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Last Updated : Jan 17, 2019 03:40 PM IST | Source:

Meghalaya mining accident: What we know so far

The mines are illegal because of the technique used. The 'rat-hole' technique was banned by the NGT in 2014

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More than a month after 15 miners got trapped inside an illegal rat-hole mine in Meghalaya, Indian Navy divers managed to find a body of one of the miners.

"One body detected by Indian Navy divers using underwater ROV at a depth of approximately 160 feet and 210 feet inside a rat-hole mine," a Navy spokesperson said in a statement.

The body has been brought up to the mouth of the rat-hole mine and will be extracted out of it under the supervision of doctors, the officials said.

The district authorities, however, are tight-lipped on the development.

The rescue efforts, which involve the Navy and the Indian Air Force, apart from national and state disaster response teams, are still on.

About a fortnight ago, several people had complained that a "foul smell" was emitting from within the mines, indicating that the miners might have died.

On December 29, 2018, one of the survivors of the accident said that there was no way that the miners would come out alive.

"I was about 5 to 6 feet inside the mine pulling a cart full of coal. For some unknown reasons, I could feel a breeze inside the mine which was unusual. What followed was big sound of water gushing in. I barely made it to the opening of the pit," Sahib Ali, the survivor, said.

"There is no way the trapped men will be alive. How long can a person hold his breath underwater?" he added.

What happened?

On December 13, 2018, over two dozen miners hailing from different districts of Meghalaya and Assam got trapped inside an illegal mine in Ksan, East Jaintia Hills district after water from the nearby Lytein river gushed into it.

Reports quoting villagers indicate that one of the diggers might have accidentally punctured the walls of the cave, letting the water rush in and trap the miners inside.

Why are the mines illegal?

The mines are illegal because of the technique used. The 'rat-hole' technique was banned by the National Green Tribunal (NGT) in 2014.

The technique involves digging of small tunnels which are just over three-four feet high, in order to extract coal. The technique was banned by the NGT on the grounds that it was unscientific and unsafe for the workers.

On December 14, 2018, a day after the accident, Meghalaya Chief Minister Conrad Sangma said that the administration is "aware that illegal activities were going on."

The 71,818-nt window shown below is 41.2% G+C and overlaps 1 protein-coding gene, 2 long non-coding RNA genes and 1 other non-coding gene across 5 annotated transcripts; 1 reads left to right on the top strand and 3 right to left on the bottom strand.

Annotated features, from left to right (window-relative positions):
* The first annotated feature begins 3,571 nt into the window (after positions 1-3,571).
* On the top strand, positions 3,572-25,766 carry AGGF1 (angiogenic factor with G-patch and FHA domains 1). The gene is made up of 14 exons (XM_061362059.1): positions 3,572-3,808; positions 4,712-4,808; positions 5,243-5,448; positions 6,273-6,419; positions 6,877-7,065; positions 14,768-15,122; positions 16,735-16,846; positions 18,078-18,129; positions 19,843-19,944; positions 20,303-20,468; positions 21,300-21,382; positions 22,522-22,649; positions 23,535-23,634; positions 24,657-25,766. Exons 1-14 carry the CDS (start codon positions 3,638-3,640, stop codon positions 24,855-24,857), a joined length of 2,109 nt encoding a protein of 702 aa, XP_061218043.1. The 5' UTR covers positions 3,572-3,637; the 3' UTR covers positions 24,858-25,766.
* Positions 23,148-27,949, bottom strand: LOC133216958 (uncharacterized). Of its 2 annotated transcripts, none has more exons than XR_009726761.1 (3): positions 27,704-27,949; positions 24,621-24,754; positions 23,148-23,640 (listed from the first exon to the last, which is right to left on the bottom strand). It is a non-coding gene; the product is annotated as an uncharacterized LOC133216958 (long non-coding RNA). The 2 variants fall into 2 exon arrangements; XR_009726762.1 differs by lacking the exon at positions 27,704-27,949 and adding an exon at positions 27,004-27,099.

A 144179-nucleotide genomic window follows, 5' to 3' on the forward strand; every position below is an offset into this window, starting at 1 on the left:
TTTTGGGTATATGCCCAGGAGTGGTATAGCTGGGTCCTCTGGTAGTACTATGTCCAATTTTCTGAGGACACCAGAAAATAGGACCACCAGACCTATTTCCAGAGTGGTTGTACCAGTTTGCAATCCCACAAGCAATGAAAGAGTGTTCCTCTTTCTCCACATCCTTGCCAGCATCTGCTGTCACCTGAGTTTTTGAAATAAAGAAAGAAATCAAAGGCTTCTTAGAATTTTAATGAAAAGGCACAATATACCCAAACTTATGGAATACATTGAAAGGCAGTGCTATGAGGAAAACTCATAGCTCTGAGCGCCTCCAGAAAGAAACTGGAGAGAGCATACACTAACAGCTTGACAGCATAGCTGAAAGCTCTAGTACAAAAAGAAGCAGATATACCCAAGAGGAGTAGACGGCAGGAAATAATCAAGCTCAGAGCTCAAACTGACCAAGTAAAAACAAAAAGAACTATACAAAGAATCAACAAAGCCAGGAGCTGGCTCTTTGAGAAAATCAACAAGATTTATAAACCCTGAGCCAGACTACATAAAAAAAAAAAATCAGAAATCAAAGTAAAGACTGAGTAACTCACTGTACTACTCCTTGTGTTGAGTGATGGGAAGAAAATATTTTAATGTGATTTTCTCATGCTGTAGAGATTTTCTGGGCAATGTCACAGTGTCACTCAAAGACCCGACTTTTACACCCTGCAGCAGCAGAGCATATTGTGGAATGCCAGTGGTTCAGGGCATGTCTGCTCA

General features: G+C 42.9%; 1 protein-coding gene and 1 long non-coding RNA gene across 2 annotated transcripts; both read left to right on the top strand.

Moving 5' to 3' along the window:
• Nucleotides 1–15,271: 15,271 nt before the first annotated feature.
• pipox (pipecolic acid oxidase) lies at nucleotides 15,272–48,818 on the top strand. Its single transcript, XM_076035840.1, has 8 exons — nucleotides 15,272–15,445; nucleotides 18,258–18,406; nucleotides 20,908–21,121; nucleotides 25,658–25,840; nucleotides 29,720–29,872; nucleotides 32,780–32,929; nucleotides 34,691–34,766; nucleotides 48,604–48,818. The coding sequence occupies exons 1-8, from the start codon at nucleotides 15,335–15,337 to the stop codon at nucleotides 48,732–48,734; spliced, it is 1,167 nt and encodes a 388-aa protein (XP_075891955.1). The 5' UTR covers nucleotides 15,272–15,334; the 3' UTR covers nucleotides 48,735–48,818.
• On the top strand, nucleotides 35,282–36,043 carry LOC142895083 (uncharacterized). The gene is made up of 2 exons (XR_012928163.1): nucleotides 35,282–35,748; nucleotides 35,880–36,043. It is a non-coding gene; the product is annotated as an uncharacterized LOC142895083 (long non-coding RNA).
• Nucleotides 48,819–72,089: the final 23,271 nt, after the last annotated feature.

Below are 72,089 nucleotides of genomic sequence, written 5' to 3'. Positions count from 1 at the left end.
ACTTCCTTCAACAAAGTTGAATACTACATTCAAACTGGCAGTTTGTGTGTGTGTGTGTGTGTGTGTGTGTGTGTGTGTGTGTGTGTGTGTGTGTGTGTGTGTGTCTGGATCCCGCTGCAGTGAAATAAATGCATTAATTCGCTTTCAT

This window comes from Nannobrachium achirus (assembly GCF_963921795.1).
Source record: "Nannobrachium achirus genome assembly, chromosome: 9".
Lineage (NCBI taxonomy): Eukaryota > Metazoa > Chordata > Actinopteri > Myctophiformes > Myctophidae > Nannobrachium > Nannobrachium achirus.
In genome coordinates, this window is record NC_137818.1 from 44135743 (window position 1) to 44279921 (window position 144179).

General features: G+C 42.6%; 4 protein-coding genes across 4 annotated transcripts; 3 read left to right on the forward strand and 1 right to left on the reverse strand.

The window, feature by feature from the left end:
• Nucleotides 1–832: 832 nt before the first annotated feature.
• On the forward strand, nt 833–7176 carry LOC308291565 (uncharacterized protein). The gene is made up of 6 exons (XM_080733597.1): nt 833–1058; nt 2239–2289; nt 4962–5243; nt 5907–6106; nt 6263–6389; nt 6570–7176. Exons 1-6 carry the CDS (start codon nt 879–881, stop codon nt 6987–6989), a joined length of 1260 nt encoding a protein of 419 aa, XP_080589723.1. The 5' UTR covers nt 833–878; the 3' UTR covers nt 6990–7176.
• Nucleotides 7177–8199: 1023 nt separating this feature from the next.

"... appropriate action will be taken at the appropriate time against people who are involved in illegal mining," Sangma had said.

Coal mines

Why are rescue operations taking so long?

According to reports, the National Disaster Rescue Force (NDRF) and the State Disaster Rescue Force (SDRF) personnel have been trying to reduce the water level inside the mine as they are only able to attempt a rescue when the water is under 40 feet. The water level inside the mine currently is 70 feet deep.

"We have not been able to reduce the water level inside the mine because the pit, through one of the rat-hole tunnels, is connected to the adjoining river. The river water is seeping into it, keeping the water level constant at 70 feet, although we are trying to pump it out," Santosh Singh, Assistant Commandant of NDRF told The Indian Express.

Moreover, incessant rains during the rescue efforts also stalled the operation for some time.

Initially, the biggest complaint, from the state and national disaster rescue teams had been the unavailability of the pumps required to tackle this sort of a rescue operation. The two 25 Horse Power pumps had proved ineffective and the NDRF has been demanding at least 100 Horse Power pumps.

Rescue operations were halted on December 24, 2018, due to the ineffectiveness of the pumps, the demand for which had been made by CM Sangma to Coal India.

By December 30, 2018, 10 pumps provided by Kirloskar Brothers had been installed on site. The pumps, however, faced a snag on January 1, further delaying the operation.

On January 13, expert teams from National Geophysical Research Institute (NGRI) and National Institute of Hydrology (NIH) reached the site to conduct an operation with remote-controlled underwater vehicles.

Apart from the disaster response teams already on the site, the Navy, Air Force and fire officials from Odisha have also been dispatched to the area.

What the Supreme Court has to say

The Supreme Court of India (SC) on January 3 expressed "dissatisfaction" with the Meghalaya government over its handling of the rescue operation. The apex court had also asked why the steps taken by the state government in rescuing the miners have remained unsuccessful.

On January 11, SC again pulled up the state government again. The court also said that miracles do happen and asked the government to keep searching. On January 16, the top court banned transportation of extracted coal until February 19, when it takes up the matter for hearing again.
First Published on Jan 17, 2019 03:24 pm
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